It’s been a long time coming, but after nearly five years of deliberations, the Federal Trade Commission today issued revised “Green Guides” aimed at helping marketers ensure that the claims they make about the environmental attributes of their products are truthful and non-deceptive.
The document released today is an update to guidelines first introduced in 1992 and updated in 1996 and 1998. The draft of this update was released almost two years ago to the day. Now, 14 years later, the FTC has refreshed them for the 21st century, including updates to the existing guides as well as new sections on the use of carbon offsets, environmental certifications and seals, and renewable energy and renewable materials claims.
“The FTC’s changes to the Green Guides will level the playing field for honest business people and it is one reason why we had such broad support,” says FTC Chairman Jon Leibowitz.
It’s a low bar, but at least it’s done.
In revising the Green Guides, the FTC modified and clarified sections of the previous Guides and provided new guidance on environmental claims that were not common when the Guides were last reviewed.
I asked Leibowitz whether two years is typical for the FTC to take its proposed guidelines to final form. "two years between a draft and finalizing is a little bit on the long side, but we wanted to make sure we got it right," he said. "This is a very complicated area with lots of different claims, lots of different context. It was a somewhat longer process than usual. At the end of the day, most of the stakeholders involved — marketers and environmentalists — will be very happy with the final product."
Among other modifications, the guides caution marketers not to make broad, unqualified claims that a product is “environmentally friendly” or “eco-friendly” — or "green" — because the FTC’s consumer perception study confirms that such claims are likely to suggest that the product has specific and far-reaching environmental benefits. The commission notes, “Very few products, if any, have all the attributes consumers seem to perceive from such claims, making these claims nearly impossible to substantiate.”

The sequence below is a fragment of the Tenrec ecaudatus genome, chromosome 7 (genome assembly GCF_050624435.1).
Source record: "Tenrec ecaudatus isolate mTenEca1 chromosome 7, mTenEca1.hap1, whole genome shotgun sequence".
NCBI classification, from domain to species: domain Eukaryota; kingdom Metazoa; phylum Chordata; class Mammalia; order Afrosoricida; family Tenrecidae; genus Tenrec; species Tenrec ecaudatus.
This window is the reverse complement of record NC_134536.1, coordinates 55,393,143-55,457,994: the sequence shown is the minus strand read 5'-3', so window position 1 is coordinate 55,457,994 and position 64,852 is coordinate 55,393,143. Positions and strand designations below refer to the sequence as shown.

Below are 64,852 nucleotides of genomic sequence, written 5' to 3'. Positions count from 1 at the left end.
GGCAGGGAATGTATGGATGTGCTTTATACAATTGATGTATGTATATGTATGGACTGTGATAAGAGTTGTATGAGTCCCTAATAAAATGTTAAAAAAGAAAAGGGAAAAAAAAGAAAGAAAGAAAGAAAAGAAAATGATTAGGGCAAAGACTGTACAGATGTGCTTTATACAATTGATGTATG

The guides also:
- advise marketers not to make an unqualified degradable claim for a solid waste product unless they can prove that the entire product or package will completely break down and return to nature within one year after customary disposal;
- caution that items destined for landfills, incinerators, or recycling facilities will not degrade within a year, so marketers should not make unqualified degradable claims for these items; and
- clarify guidance on compostable, ozone, recyclable, recycled content, and source reduction claims.
The guides — which take effect immediately — contain new sections on: certifications and seals of approval; carbon offsets, “free-of” claims, non-toxic claims, made with renewable energy claims, and made with renewable materials claims.
The new section on certifications and seals of approval, for example, emphasizes that certifications and seals may be considered endorsements that are covered by the FTC’s Endorsement Guides, and includes examples that illustrate how marketers could disclose a “material connection” that might affect the weight or credibility of an endorsement. In addition, the guides caution marketers not to use environmental certifications or seals that don’t clearly convey the basis for the certification, because such seals or certifications are likely to convey general environmental benefits.
Finally, either because the FTC lacks a sufficient basis to provide meaningful guidance or wants to avoid proposing guidance that duplicates or contradicts rules or guidance of other agencies, the Green Guides do not address use of the terms “sustainable,” “natural,” and “organic.” Or "green." (Organic claims made for textiles and other products derived from agricultural products are covered by the U.S. Department of Agriculture’s National Organic Program.)
The Guides issued today take into account nearly 340 unique comments and more than 5,000 total comments received since the FTC released the proposed revised guides two years ago. They also include information gathered from three public workshops and a study of how consumers perceive and understand environmental claims.
The Green Guides are not agency rules or regulations. Instead, they describe the types of environmental claims the FTC may or may not find deceptive under Section 5 of the FTC Act. Under Section 5, the agency can take enforcement action against deceptive claims, which ultimately can lead to Commission orders prohibiting deceptive advertising and marketing and fines if those orders are later violated.
The FTC today also released several business and consumer education resources designed to help users understand the Guides. These include: “Environmental Claims – Summary of Green Guides,” a four-page summary of the changes in the Guides; “The Green Guides,” a video explaining highlights of the changes; a new page on the FTC Business Center, with links to legal documents, the Guides and other “green” content; a Business Center blog post; and related consumer information.
And if that's not enough, there's a 300-page Statement of Basis and Purpose explaining what this is all about.